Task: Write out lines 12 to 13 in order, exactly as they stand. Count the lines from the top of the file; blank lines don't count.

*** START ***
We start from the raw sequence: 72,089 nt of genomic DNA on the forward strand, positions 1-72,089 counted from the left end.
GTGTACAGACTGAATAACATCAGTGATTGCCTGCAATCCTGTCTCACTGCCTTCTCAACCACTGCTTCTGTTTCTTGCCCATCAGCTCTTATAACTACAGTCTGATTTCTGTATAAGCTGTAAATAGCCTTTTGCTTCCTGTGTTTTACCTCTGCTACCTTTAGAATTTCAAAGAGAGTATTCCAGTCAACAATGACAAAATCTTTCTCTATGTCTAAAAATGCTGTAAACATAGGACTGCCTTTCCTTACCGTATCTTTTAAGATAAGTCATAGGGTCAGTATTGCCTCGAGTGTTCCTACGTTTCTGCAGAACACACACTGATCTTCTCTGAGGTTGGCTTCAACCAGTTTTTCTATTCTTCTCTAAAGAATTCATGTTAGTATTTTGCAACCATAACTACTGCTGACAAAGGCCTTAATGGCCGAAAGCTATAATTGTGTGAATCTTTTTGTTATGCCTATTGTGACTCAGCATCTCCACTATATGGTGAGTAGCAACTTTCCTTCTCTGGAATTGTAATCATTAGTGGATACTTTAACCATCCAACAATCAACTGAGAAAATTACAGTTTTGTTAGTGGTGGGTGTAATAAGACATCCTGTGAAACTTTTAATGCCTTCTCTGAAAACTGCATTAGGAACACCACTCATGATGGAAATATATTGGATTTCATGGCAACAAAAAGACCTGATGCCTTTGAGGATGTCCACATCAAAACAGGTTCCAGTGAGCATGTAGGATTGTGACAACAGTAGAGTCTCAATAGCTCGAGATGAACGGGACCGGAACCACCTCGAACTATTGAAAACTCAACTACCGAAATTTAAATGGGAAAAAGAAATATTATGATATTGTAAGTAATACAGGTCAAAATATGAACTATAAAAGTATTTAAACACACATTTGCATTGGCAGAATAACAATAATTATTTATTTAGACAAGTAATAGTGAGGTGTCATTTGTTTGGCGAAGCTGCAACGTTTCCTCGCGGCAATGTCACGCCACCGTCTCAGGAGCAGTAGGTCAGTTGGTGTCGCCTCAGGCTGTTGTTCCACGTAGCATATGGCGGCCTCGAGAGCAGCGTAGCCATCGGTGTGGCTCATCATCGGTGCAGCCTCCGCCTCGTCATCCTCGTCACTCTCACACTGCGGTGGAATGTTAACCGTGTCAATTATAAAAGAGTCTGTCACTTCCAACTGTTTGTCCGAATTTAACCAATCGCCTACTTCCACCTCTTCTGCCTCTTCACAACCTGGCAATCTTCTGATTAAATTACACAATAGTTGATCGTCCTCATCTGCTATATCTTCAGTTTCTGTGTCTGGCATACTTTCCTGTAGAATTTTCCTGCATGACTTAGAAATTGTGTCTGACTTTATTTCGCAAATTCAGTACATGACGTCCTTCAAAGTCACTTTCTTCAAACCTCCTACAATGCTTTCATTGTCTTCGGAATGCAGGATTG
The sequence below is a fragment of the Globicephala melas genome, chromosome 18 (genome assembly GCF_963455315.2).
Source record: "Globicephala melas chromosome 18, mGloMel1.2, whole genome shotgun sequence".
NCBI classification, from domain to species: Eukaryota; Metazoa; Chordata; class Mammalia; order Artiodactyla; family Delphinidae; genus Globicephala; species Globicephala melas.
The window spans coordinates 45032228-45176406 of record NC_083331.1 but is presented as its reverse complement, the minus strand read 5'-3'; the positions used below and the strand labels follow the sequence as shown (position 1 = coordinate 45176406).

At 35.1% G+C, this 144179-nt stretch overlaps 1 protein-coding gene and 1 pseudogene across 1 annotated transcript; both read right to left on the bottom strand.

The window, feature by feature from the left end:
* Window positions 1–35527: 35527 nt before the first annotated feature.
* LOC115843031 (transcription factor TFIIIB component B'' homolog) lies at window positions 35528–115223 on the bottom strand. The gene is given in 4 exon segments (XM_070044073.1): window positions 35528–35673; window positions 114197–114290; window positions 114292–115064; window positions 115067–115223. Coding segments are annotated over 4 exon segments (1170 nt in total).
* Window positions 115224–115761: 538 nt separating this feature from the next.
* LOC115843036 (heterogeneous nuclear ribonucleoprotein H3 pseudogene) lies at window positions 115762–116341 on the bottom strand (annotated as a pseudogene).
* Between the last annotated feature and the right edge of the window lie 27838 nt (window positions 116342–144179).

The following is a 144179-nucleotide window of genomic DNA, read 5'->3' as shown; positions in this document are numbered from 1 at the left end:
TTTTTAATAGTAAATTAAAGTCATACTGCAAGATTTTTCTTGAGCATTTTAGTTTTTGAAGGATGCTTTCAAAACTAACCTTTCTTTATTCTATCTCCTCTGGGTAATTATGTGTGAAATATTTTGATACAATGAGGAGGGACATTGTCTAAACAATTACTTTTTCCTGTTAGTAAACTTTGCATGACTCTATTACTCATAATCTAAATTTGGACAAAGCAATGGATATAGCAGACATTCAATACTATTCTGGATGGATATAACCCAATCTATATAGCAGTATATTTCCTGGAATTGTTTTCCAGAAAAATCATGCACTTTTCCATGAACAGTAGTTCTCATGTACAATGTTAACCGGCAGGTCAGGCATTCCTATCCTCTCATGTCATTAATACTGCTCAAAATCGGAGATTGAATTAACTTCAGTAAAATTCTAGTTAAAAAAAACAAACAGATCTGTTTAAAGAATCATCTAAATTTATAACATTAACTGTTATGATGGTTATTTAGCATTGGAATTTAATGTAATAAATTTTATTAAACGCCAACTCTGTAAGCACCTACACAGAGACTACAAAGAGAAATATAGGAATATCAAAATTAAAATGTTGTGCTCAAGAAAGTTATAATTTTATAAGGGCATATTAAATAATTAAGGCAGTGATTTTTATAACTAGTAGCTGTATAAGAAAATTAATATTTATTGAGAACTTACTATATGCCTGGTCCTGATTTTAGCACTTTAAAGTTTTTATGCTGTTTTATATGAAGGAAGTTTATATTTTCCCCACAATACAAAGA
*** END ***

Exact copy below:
* LOC115843036 (heterogeneous nuclear ribonucleoprotein H3 pseudogene) lies at window positions 115762–116341 on the bottom strand (annotated as a pseudogene).
* Between the last annotated feature and the right edge of the window lie 27838 nt (window positions 116342–144179).